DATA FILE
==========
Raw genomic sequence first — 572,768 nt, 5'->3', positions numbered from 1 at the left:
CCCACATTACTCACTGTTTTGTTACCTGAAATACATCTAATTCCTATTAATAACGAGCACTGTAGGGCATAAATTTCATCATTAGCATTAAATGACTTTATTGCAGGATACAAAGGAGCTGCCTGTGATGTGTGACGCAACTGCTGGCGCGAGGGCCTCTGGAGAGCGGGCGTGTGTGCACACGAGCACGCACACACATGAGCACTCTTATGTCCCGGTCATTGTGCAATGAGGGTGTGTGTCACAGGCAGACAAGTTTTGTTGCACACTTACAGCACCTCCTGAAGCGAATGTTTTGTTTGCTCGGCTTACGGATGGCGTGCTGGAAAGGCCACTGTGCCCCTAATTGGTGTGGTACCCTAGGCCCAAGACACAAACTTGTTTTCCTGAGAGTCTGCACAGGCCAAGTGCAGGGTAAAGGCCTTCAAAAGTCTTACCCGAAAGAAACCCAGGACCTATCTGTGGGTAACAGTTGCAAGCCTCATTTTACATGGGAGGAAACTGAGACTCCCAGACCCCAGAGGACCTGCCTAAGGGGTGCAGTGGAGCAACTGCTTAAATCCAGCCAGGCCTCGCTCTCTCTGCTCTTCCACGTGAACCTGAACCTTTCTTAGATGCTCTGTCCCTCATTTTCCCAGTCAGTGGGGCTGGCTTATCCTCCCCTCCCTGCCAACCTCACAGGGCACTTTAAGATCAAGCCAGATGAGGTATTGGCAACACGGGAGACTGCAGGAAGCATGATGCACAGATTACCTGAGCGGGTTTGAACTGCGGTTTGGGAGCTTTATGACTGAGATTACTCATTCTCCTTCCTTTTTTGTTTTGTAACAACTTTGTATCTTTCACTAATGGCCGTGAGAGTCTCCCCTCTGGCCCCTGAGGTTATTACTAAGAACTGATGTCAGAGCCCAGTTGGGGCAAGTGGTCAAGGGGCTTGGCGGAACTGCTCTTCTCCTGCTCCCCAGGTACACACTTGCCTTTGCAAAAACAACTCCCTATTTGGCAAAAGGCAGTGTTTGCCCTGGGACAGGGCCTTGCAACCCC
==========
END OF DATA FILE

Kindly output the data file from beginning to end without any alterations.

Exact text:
Raw genomic sequence first — 572,768 nt, 5'->3', positions numbered from 1 at the left:
CCCACATTACTCACTGTTTTGTTACCTGAAATACATCTAATTCCTATTAATAACGAGCACTGTAGGGCATAAATTTCATCATTAGCATTAAATGACTTTATTGCAGGATACAAAGGAGCTGCCTGTGATGTGTGACGCAACTGCTGGCGCGAGGGCCTCTGGAGAGCGGGCGTGTGTGCACACGAGCACGCACACACATGAGCACTCTTATGTCCCGGTCATTGTGCAATGAGGGTGTGTGTCACAGGCAGACAAGTTTTGTTGCACACTTACAGCACCTCCTGAAGCGAATGTTTTGTTTGCTCGGCTTACGGATGGCGTGCTGGAAAGGCCACTGTGCCCCTAATTGGTGTGGTACCCTAGGCCCAAGACACAAACTTGTTTTCCTGAGAGTCTGCACAGGCCAAGTGCAGGGTAAAGGCCTTCAAAAGTCTTACCCGAAAGAAACCCAGGACCTATCTGTGGGTAACAGTTGCAAGCCTCATTTTACATGGGAGGAAACTGAGACTCCCAGACCCCAGAGGACCTGCCTAAGGGGTGCAGTGGAGCAACTGCTTAAATCCAGCCAGGCCTCGCTCTCTCTGCTCTTCCACGTGAACCTGAACCTTTCTTAGATGCTCTGTCCCTCATTTTCCCAGTCAGTGGGGCTGGCTTATCCTCCCCTCCCTGCCAACCTCACAGGGCACTTTAAGATCAAGCCAGATGAGGTATTGGCAACACGGGAGACTGCAGGAAGCATGATGCACAGATTACCTGAGCGGGTTTGAACTGCGGTTTGGGAGCTTTATGACTGAGATTACTCATTCTCCTTCCTTTTTTGTTTTGTAACAACTTTGTATCTTTCACTAATGGCCGTGAGAGTCTCCCCTCTGGCCCCTGAGGTTATTACTAAGAACTGATGTCAGAGCCCAGTTGGGGCAAGTGGTCAAGGGGCTTGGCGGAACTGCTCTTCTCCTGCTCCCCAGGTACACACTTGCCTTTGCAAAAACAACTCCCTATTTGGCAAAAGGCAGTGTTTGCCCTGGGACAGGGCCTTGCAACCCC